Un paseo por el campo


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A former member of one of the most extraordinary bands of the Mediterranian Coast of Spain, Método Milton, and for reasons that transcend cosmic alignment, Nerea Lecue encased for the first time this, her most intimate and liberating alter ego, in 2005: Thérèse. At that time, the Alicante artist lived in Portland, Maine, and shared a roof with the local band from Boston, Cerberus Shoal, in a house with rooms such as art studios, a room that was a kitchen and a rehearsal room, and the constant visiting of musician friends on tour… It was then that a collective project called Earbait (in which someone composed a song, the rest of the members were only given the lyrics and everyone had to make their own version with it) produced a rapid response: based on a lyric by Colleen Kinsella (multifaceted artist, member of Cerberus Shoal, Fire on Fire and Big blood) Nerea recorded, with Caleb Mulkerin at the controls, a piece that blew the mind of those who were present. Then Mulkerin asked her, -What name do we give you? (…) Nerea, who had been greatly shocked by Balthus’ 1938 work earlier in the year, answered -Thérèse (…).

After her return to Spain, Thérèse offers her first concerts and publishes ‘Nadadores’, EP of 2008, and ‘Impermeable’, his first album in 2011, both under the American label Don’t trust the ruin. Now, eight years later and settled permanently in Madrid, the Alicante artist returns with this second and fascinating LP entitled ‘Un paseo por el campo’ (‘A walk through the field’).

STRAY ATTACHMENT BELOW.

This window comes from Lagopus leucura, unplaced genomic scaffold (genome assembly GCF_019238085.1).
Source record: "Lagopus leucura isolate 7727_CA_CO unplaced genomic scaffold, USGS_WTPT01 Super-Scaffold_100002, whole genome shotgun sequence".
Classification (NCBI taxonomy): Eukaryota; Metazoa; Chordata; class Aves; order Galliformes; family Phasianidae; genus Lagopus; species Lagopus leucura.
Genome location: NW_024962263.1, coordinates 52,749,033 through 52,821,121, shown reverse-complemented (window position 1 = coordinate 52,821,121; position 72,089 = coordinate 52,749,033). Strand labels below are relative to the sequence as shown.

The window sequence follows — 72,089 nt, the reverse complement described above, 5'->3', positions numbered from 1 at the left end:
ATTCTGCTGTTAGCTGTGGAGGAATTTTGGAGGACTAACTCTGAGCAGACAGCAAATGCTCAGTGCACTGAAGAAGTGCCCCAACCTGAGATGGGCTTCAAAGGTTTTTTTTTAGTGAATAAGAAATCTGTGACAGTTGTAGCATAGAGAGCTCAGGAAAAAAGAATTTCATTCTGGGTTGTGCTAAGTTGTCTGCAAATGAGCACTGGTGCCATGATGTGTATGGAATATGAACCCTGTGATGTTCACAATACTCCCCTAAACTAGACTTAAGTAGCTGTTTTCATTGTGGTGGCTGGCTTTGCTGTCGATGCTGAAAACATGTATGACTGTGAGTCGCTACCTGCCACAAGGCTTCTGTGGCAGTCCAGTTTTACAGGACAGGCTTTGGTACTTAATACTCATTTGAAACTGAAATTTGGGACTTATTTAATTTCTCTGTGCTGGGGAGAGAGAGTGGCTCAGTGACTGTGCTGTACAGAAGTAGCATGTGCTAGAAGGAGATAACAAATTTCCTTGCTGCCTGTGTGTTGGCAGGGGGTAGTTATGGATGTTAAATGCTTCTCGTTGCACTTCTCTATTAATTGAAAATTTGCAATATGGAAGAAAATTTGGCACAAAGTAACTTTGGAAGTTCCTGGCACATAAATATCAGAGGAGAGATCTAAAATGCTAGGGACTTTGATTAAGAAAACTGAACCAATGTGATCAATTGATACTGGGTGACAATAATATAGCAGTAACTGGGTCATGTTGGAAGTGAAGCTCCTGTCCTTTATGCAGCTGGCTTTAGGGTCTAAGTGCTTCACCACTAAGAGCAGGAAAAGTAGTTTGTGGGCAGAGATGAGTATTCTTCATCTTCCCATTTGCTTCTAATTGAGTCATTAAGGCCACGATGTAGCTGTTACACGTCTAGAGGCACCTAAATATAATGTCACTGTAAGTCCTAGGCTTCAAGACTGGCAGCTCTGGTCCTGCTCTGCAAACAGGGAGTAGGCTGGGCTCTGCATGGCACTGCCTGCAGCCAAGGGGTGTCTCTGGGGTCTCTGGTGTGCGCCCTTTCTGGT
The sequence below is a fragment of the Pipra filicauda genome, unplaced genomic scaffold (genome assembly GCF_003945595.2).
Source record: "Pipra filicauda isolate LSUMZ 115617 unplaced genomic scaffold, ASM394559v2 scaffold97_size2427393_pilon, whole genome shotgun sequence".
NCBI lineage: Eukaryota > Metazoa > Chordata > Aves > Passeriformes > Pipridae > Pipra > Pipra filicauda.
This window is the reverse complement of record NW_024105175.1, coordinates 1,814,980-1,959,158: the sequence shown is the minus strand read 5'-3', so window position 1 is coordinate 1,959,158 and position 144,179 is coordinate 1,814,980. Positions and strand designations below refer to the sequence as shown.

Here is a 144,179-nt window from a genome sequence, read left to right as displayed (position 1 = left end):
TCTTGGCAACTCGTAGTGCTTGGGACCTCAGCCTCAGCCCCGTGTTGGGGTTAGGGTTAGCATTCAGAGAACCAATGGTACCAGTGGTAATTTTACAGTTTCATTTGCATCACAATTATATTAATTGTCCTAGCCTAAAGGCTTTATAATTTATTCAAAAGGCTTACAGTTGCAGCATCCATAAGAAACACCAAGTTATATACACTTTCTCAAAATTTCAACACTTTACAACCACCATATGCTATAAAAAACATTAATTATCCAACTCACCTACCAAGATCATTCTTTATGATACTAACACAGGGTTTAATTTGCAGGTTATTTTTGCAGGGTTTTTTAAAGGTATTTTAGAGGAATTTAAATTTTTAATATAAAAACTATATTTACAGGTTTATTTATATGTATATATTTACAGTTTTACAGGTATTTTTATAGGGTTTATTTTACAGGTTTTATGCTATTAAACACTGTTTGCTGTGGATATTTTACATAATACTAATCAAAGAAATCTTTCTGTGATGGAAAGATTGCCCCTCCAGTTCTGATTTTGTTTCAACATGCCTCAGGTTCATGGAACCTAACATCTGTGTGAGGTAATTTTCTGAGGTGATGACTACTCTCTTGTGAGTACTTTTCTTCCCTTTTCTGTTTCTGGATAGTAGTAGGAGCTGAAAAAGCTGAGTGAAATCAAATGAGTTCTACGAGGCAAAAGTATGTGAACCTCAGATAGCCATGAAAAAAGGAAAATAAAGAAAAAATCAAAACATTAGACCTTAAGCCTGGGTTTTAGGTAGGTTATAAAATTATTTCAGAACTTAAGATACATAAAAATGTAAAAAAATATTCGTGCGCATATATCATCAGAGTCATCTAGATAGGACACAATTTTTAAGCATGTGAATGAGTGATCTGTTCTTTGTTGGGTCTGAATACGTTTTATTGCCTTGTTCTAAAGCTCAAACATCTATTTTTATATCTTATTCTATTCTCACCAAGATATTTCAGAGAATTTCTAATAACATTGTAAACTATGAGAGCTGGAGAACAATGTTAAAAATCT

Lyrics, then music: With the ‘Earbait idea’ as a method of composition, Thérèse has produced an album that starts from sarcasm as an interpellation fabric with the image represented. Grotesque, extreme, contradictory and at times beautiful and inexplicable, her writing is able to somatize the alien hostility in a disproportionate tumor, to incubate a creature in our image and likeness. All with a single purpose: to unchain destruction and the arrangement, promote catharsis, the assumption on the edge of disenchantment, and transcend, at last, fear. In her own words -I’m a music teacher. One day, when proposing love as a musical theme, a child drew a couple holding hands and wrote the phrase ‘Love, sweet love, and a walk in the countryside’ (…).


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